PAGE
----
Muziget Tamazight ('Berber Music')


taos amrouch kabyle woman singer ameroush

Taos Amrouche (Ṭaweṣ A'meroush); the Goddess of Kabyle Song.
(4 March 1913 - 2 April 1976)

Her first album: Chants berbères de Kabylie (1966)
a powerful collection of traditional songs that ignited the (Berber music) revolution.



Etymology of Music

The Mazigh word for music is "muziget", as in "muziget Tmazight" ('Berber music'). The etymology of muziget is still debated, but its derivation from 'music' is possible as well as questionable, since we have other Berber terms that appear to be related to muziget, like the Tuareg one-stringed instrument imzad, and mouzgo (an occasion of fun which can be translated to English as 'masque' and/or 'amusement'); all of which are related to one form of expression in which song, dance and laughter played an important role in ancient entertainment. Berber folklore is full of masquerading characters chanting obscure and masked lore. This brings us to the amusement world of the Muses, and their mosaic work (see below). The word 'music' is widely believed to have come from Greek mousikê, in turn from Greek Mousai, the Muses, the goddesses of poetry, music, laughter, song and dance. Etymologists also derive the word "Amazon" – the ancient Amazigh & Greek women warriors and priestesses of the Goddess, from the same source: Muses. And since the Amazons were debatably said to have come from Libya, a number of Berberists easily lent themselves to link Amazon with Amazigh. The word music was also identified with 'magic', which would indicate both the evocative power of music and its divinatory nature – the true and natural spiritual medium of expression and rite. Some music is truly pure magic.


Did Women Invent Music?

There is strong evidence to suggest that music was invented by women. As we saw above, the most compelling evidence comes from Greek mythology, in which women (the muses) were made the goddesses of music and song. Going back much farther in time, to the Ancient Egyptians period, one also discovers that music was employed by priestesses in temples and places of worship as a powerful medium to connect with the sublime aspect of human existence. The sistrum of Isis wards off the unwanted apparitions of the underworld, in the same way the Imazighen of today jingle metal jewellery or tin cans to ward off the jinn of the night, and in the same way the Zulu pound the earth and beat the drums to terrify the denizens of the underworld – to scare the hell out of them!

egyptian women playing musical instruments

Enchanting Ladies of Goddess Isis.

To Taylor (1838), "the Egyptians appear to have been the earliest people by whom music was cultivated as science. Females appear to have been the chief musicians." From the delicate texture of their attire (as shown in the above engraving), the ladies probably are "of rank", Taylor noted. Regarding the second instrument, the lyre, he adds that Apollodorus believes it was an Egyptian invention, and even gives a traditional account to explain the inspiration behind the invention : a dead tortoise was discovered on the banks of the Nile, with nothing left of it but (the shell and) the dry nerves and cartilages, which became sonorous beneath the scorching heat of the sun.  As Thoth floated by, his foot brushed the tortoise to produce the beautiful sound, to which he was instantly attracted.

As Herodotus informs us, the art of ululation ('aslilu') is a Libyan art perfected by women, and to this day still is performed only by women in wedding jubilations and celebrations. The Tuareg musical one-stringed instrument imzad was played only by women, since time immemorial, with the only element allowed to join in being the voice of a male soloist.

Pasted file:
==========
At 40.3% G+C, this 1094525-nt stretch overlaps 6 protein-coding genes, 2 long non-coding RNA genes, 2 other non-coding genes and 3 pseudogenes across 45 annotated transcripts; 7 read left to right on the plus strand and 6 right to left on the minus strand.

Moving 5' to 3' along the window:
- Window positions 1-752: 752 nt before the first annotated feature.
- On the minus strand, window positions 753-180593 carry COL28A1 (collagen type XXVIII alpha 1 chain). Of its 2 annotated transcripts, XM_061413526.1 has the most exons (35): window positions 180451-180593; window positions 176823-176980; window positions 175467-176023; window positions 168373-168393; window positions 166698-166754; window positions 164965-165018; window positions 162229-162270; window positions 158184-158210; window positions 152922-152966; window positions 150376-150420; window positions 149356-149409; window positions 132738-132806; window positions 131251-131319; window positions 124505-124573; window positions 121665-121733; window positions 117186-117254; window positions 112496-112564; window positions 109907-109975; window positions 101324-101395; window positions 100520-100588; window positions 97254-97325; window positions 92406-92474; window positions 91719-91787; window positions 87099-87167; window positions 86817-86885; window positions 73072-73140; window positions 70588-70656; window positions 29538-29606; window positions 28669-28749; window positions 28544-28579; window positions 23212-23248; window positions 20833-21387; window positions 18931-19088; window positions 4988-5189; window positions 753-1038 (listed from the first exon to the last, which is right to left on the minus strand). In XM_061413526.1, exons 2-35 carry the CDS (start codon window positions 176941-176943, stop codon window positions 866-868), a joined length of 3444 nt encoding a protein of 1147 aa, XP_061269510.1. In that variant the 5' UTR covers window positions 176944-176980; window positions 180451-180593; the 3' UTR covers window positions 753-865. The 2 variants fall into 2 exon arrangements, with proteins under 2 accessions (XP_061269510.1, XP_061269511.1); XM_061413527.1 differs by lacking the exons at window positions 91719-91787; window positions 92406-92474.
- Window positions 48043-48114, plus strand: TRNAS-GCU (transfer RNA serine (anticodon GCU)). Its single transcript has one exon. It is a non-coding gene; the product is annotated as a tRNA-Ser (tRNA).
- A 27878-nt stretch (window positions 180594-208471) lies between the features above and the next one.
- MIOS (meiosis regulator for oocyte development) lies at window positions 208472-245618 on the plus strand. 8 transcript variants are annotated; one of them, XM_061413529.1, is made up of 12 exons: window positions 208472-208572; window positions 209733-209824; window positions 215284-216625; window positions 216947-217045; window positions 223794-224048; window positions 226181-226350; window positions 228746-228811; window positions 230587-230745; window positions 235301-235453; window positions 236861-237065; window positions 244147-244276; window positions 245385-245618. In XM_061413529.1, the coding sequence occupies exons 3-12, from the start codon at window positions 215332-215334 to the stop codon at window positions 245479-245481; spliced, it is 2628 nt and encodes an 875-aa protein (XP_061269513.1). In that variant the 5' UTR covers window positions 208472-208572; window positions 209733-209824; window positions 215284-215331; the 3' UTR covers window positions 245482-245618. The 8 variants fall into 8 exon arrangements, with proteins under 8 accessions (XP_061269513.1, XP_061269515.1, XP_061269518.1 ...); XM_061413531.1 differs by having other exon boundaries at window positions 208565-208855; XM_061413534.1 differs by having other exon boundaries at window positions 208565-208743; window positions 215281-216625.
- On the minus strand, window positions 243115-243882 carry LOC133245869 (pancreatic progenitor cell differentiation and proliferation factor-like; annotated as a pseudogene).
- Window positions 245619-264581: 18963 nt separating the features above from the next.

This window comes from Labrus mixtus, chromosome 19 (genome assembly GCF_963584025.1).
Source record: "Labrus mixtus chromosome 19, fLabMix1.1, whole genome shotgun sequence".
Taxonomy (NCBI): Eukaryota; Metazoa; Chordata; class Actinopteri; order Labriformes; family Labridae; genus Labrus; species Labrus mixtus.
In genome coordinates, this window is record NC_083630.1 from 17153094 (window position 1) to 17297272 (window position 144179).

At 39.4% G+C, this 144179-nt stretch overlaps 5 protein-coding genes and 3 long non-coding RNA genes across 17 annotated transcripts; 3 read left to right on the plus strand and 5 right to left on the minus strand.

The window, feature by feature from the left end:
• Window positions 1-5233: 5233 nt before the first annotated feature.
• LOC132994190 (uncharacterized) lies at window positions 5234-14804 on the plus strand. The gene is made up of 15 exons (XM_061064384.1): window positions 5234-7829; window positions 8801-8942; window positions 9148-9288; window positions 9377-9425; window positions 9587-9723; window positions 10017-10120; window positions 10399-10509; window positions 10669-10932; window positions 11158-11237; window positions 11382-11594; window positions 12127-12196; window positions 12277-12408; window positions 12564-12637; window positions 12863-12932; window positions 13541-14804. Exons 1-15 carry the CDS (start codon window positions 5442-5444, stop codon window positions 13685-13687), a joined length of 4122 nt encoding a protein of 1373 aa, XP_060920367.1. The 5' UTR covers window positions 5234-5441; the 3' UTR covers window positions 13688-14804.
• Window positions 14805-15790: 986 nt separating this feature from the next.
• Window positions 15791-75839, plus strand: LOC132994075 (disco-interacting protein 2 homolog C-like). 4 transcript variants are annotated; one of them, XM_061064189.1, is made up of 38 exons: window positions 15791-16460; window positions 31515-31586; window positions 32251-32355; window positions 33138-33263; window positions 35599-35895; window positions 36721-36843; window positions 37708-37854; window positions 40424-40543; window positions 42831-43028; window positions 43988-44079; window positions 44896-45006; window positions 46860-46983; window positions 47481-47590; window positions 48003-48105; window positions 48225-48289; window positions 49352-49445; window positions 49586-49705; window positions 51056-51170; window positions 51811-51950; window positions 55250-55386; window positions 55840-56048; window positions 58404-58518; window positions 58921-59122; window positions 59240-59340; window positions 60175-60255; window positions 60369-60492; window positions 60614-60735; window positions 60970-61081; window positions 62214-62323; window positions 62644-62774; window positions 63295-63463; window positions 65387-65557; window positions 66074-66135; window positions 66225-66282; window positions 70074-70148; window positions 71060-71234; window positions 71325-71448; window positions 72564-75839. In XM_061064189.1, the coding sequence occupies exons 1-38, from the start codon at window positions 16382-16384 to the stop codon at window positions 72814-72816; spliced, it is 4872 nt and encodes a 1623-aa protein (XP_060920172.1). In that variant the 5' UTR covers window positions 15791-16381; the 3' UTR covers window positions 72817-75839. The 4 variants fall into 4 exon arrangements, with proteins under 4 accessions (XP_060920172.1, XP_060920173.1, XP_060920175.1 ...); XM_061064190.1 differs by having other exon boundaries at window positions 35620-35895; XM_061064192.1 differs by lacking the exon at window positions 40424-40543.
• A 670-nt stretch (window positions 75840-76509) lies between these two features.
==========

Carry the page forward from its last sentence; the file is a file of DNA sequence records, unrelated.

Young girls eagerly learn to perfect the prehistoric skill from their mothers, when an imzad project was created to teach young Tuareg girls the art of playing the (sacred) Imzad, and to promote Tuareg oral lore via the "Imzad Hearers" in the Aïr region. [For more information, please visit: Save the Imzad website at imzadanzad.com].

Rite or sacred music as performed by women in temples, and also probably in caves as can be deduced from local rock art, could explain why singing was, until recently, considered the domain of Tamazight women and girls among the matriarchal Imazighen of North Africa. The only true Tamazight matriarchal society left today is the Tamasheght society; but even them sadly have been recently forced to perform a number of patriarchal con-sessions.

Hence it should not surprise us that old-fashioned men in general had entertained the idea that music and singing are effeminate arts exclusively belonging to women, as their matriarchal origins and sacred functions came to be disremembered, but never forgotten. The fathers and the grandfathers looked with dismay as their sons and grandchildren took the unmanly art, in a society where old traditions still dictate the norms of behaviour. Having said this, things have moved on, very fast, and the rise of the Berber cultural revolution during the second half of the 20th century, coinciding with Europe's 1960s, saw a number of Berber men taking the guitar and starting what now seems to be a massive explosion of Mazigh Music.

imzad: tuareg one-string instrument

This imzad is played by a Tuareg woman during the festival of Ghadames 2009.


On The Etymology & Origin of The Guitar

The word "guitar" was said to have come from Spanish guitarra, originally from the Moorish qitara, which is identifiable with Indian jantra (sitar), Greek kithara, Latin cithara. Whereas the first sound of the name changes variably from one language to another, the root ending -tar is constant regardless of language. The root TAR means 'string' in various languages, like African, Semitic, Persian and Indian languages, as in Berber weter, Arabic water or Persian tar, and possibly also English cord and thread, where 'chord' was derived by etymologists from Latin chorda: ('string of a musical instrument''). Children in Africa still make guitar-like musical instruments using metal cans or wooden boxes (for the body) and chords tied tightly across for strings; and therefore the obvious etymology for guitar is: "a stringed-instrument". In relation to the shape of the harp (played by the first lady in the above engraving), Taylor recalled an ancient theory deriving the first "stringed instrument" from the "twanging of a bow".